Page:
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Russia forces disbandment of U.N. panel monitoring N. Korea sanctions

A Swiss-led U.N. Security Council committee will find it harder to deal with 'suspicions' of sanctions violations.

Japan's U.N. Ambassador Yamazaki Kazuyuki chairs the Security Council
Japan's U.N. Ambassador Yamazaki Kazuyuki chairs the Security Council (AN/U.N. Web TV)

With a single veto cast by Russia, the U.N. panel monitoring North Korea’s compliance with international sanctions will dissolve at the end of April.

Russia's veto on Thursday blocked the normally routine renewal of the annual mandate for the expert panel overseeing sanctions against North Korea over its nuclear program. The sanctions, first imposed in 2006, will remain in place – but with no one assigned to keep an eye on compliance.

Western nations called Russia's veto a blatant attempt to eliminate independent oversight of its own repeated sanctions-violating weapons purchases from North Korea, or DPRK, to wage war against Ukraine.

"We must ask ourselves: Why would any council member break 14 years of unanimous support for this mandate?" the U.N. missions of the United States, France, Japan, South Korea and the United Kingdom jointly said. "The answer is clear: Russia chose to silence the DPRK panel of experts’ reporting on Moscow’s own violations of Security Council resolutions."

The 15-nation council had voted 13-0 to renew the panel's mandate, with Russia casting its veto and China – North Korea's most important trade partner – abstaining. Five council seats, permanently assigned to World World II-era powers China, France, Russia, the U.K. and U.S., come with veto power. The other 10 seats are up for election every two years.

Swiss U.N. Ambassador Pascale Baeriswyl, who chairs the 1718 Committee established to enforce the council's 2006 resolution first imposing sanctions, said her nation "deeply regrets" the demise of the monitoring panel.

"This further increases the suspicions around current and future violations," she told reporters. "It is the duty of the Security Council to maintain and strengthen the global disarmament and nonproliferation regime."

Making it harder for the 1718 Committee 'on the ground'

Before the vote, Russia’s U.N. Ambassador Vassily Nebenzia told the council the situation in the Korean Peninsula has changed dramatically.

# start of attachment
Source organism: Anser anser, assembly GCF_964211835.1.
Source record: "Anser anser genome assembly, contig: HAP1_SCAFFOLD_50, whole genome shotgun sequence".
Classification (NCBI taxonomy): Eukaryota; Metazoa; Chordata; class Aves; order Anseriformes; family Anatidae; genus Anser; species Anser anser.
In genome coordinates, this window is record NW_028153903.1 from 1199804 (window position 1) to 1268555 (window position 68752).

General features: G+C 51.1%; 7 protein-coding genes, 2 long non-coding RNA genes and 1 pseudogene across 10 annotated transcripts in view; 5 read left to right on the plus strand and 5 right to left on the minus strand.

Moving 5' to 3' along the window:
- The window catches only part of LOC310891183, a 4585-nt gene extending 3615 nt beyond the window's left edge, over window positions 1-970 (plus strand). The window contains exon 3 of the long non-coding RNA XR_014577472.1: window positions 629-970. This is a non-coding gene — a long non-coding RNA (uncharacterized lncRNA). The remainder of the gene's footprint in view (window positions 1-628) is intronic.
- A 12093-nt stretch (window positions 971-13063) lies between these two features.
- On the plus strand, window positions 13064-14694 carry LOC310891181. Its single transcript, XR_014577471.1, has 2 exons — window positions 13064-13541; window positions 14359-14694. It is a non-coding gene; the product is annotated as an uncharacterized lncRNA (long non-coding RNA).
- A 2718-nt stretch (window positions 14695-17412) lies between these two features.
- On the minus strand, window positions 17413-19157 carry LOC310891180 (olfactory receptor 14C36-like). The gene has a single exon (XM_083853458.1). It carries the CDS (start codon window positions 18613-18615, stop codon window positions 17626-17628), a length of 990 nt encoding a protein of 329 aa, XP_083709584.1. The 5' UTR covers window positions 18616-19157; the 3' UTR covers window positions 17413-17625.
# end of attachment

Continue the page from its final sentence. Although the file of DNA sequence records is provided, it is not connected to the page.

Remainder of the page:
"The sanctions regime, born of noble intents of U.N. Security Council resolutions and aimed at preventing the proliferation of nuclear weapons in the region, is not only losing its relevance, but is extremely disconnected from reality," he said.

"We see an unprecedented policy of the U.S.-led Western coalition towards 'strangling' Pyongyang," he said, "which includes harsh unilateral restrictions, aggressive propaganda and direct personal threats against the DPRK authorities."

The Security Council imposed sanctions on North Korea in response to its first nuclear test explosion in 2006, but even after 10 resolutions the council has not succeeded in reining in North Korea's nuclear and ballistic missile programs. It also created an expert panel to monitor sanctions and investigate violations, renewing the panel's mandate for the past 14 years.

The council's 1718 Committee panel of experts reported last month it is investigating 58 suspected North Korean cyberattacks from 2017 to 2023 that netted approximately US$3 billion, reportedly "to fund the country’s development of weapons of mass destruction," the 615-page report said. "Trends include targeting defense companies and supply chains and, increasingly, sharing infrastructure and tools."

All nine nuclear-armed nations – the U.S., Russia, China, U.K., France, India, Pakistan, North Korea and Israel – modernized their arsenals. Some also deployed new nuclear-armed or nuclear-capable weapons systems, Stockholm International Peace Research Institute reported.

A report by Geneva-based International Campaign to Abolish Nuclear Weapons found the nine nations spent US$82.9 billion on nuclear weapons in 2022 – up by US$2.5 billion from a year earlier – the third consecutive year spending increased.

Baeriswyl said her role as chair of the 1718 Committee has become more complicated, since the committee bases its deliberations on the independent, high quality information of the panel.

"The independence of the panel has also helped the chair to keep the discussions focused and constructive," she said. "It will therefore become harder to review measures based on developments on the ground, be it efforts to curb sanctions evasion or the processes to facilitate humanitarian cooperation."